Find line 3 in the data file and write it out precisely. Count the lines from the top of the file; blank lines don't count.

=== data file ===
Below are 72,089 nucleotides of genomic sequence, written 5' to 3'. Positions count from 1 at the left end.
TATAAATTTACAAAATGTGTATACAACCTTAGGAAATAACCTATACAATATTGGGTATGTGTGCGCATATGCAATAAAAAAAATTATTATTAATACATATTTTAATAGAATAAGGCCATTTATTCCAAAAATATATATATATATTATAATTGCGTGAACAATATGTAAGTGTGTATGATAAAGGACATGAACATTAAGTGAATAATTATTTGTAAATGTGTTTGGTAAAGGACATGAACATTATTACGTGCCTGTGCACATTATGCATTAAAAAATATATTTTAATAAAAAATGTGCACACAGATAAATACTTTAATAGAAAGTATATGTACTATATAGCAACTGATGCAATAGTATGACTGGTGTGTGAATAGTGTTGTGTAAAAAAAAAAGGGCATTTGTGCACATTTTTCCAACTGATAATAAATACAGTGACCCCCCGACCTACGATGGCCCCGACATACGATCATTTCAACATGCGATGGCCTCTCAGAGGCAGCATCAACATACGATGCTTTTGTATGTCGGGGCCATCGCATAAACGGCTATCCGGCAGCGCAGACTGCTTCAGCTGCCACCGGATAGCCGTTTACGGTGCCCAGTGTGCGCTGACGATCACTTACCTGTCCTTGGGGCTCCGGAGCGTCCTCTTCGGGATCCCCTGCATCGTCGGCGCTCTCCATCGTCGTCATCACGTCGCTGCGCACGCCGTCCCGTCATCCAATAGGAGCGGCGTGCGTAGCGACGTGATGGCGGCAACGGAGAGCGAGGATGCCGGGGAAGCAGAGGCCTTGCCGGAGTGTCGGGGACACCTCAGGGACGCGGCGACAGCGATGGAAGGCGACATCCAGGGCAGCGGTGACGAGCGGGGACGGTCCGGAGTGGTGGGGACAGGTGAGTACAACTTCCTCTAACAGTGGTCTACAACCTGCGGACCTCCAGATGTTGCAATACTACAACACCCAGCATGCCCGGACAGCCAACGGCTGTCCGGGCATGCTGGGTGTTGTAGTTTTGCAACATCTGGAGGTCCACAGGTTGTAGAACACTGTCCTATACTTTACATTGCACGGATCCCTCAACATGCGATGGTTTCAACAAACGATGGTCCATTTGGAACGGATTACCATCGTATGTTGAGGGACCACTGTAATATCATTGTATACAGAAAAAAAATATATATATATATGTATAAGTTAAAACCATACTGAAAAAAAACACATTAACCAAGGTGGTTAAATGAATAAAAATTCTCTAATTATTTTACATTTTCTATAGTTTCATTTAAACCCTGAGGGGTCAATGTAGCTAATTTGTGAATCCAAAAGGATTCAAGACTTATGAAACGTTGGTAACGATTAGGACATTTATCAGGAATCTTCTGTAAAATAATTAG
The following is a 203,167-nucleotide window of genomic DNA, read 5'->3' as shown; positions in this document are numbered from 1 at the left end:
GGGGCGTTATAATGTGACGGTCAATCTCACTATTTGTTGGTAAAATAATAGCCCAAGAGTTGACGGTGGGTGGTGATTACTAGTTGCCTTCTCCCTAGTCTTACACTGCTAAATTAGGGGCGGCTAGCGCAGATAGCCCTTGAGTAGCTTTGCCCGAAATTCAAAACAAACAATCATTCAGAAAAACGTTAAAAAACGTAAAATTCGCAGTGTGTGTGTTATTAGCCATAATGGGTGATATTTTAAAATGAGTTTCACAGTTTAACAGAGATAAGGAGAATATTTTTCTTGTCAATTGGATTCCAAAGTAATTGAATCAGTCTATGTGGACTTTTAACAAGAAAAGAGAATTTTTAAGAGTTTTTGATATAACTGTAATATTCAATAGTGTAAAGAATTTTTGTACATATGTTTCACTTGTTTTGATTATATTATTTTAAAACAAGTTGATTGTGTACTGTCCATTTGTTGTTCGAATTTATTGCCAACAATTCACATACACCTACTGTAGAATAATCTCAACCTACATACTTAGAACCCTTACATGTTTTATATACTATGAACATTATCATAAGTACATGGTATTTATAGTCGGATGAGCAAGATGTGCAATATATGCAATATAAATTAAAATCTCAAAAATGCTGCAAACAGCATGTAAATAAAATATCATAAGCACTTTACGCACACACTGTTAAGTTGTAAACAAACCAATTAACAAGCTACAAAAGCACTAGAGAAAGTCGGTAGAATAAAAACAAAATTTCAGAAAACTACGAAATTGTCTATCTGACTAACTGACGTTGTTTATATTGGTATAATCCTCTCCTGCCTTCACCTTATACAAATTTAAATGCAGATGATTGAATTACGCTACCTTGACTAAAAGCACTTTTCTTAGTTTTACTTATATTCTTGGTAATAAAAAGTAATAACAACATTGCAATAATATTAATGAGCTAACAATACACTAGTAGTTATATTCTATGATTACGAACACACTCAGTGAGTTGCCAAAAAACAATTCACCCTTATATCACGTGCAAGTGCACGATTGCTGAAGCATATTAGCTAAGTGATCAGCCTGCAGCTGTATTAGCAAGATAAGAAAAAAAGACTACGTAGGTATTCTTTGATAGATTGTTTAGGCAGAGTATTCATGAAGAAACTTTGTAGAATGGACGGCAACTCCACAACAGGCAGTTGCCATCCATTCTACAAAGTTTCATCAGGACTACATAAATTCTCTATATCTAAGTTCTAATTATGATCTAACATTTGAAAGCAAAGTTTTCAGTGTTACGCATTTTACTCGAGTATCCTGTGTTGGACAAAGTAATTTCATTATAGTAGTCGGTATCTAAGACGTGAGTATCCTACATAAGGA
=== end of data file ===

The following is a 203,167-nucleotide window of genomic DNA, read 5'->3' as shown; positions in this document are numbered from 1 at the left end: